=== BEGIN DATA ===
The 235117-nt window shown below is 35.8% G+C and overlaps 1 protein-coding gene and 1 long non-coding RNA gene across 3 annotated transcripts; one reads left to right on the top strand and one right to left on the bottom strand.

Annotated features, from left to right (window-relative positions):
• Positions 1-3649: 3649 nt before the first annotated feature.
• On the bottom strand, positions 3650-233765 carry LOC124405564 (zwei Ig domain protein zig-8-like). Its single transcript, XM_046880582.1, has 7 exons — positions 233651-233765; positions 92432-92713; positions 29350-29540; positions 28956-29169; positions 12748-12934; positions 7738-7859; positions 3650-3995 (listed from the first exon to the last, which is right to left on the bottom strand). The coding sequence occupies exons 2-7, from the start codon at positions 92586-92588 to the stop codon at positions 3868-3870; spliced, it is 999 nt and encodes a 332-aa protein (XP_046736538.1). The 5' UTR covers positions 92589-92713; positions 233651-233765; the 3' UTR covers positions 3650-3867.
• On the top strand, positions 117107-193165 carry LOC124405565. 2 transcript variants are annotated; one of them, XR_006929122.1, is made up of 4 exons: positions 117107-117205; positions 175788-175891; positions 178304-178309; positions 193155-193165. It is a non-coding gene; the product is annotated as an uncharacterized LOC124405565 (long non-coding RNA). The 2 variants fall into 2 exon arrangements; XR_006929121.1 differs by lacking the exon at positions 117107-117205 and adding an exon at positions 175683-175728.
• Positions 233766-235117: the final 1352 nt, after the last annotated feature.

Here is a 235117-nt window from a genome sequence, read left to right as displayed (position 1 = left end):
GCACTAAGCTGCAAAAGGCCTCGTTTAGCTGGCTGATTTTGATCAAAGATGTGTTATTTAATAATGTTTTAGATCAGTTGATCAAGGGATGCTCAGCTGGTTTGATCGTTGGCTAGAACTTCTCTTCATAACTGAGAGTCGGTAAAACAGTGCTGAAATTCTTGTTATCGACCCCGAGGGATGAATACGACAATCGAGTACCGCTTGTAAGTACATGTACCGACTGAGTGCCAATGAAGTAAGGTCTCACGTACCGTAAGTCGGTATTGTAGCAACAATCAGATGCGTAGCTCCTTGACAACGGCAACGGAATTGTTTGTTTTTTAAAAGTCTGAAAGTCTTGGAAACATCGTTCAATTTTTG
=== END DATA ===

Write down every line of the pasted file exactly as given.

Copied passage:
The 235117-nt window shown below is 35.8% G+C and overlaps 1 protein-coding gene and 1 long non-coding RNA gene across 3 annotated transcripts; one reads left to right on the top strand and one right to left on the bottom strand.

Annotated features, from left to right (window-relative positions):
• Positions 1-3649: 3649 nt before the first annotated feature.
• On the bottom strand, positions 3650-233765 carry LOC124405564 (zwei Ig domain protein zig-8-like). Its single transcript, XM_046880582.1, has 7 exons — positions 233651-233765; positions 92432-92713; positions 29350-29540; positions 28956-29169; positions 12748-12934; positions 7738-7859; positions 3650-3995 (listed from the first exon to the last, which is right to left on the bottom strand). The coding sequence occupies exons 2-7, from the start codon at positions 92586-92588 to the stop codon at positions 3868-3870; spliced, it is 999 nt and encodes a 332-aa protein (XP_046736538.1). The 5' UTR covers positions 92589-92713; positions 233651-233765; the 3' UTR covers positions 3650-3867.
• On the top strand, positions 117107-193165 carry LOC124405565. 2 transcript variants are annotated; one of them, XR_006929122.1, is made up of 4 exons: positions 117107-117205; positions 175788-175891; positions 178304-178309; positions 193155-193165. It is a non-coding gene; the product is annotated as an uncharacterized LOC124405565 (long non-coding RNA). The 2 variants fall into 2 exon arrangements; XR_006929121.1 differs by lacking the exon at positions 117107-117205 and adding an exon at positions 175683-175728.
• Positions 233766-235117: the final 1352 nt, after the last annotated feature.

Here is a 235117-nt window from a genome sequence, read left to right as displayed (position 1 = left end):
GCACTAAGCTGCAAAAGGCCTCGTTTAGCTGGCTGATTTTGATCAAAGATGTGTTATTTAATAATGTTTTAGATCAGTTGATCAAGGGATGCTCAGCTGGTTTGATCGTTGGCTAGAACTTCTCTTCATAACTGAGAGTCGGTAAAACAGTGCTGAAATTCTTGTTATCGACCCCGAGGGATGAATACGACAATCGAGTACCGCTTGTAAGTACATGTACCGACTGAGTGCCAATGAAGTAAGGTCTCACGTACCGTAAGTCGGTATTGTAGCAACAATCAGATGCGTAGCTCCTTGACAACGGCAACGGAATTGTTTGTTTTTTAAAAGTCTGAAAGTCTTGGAAACATCGTTCAATTTTTG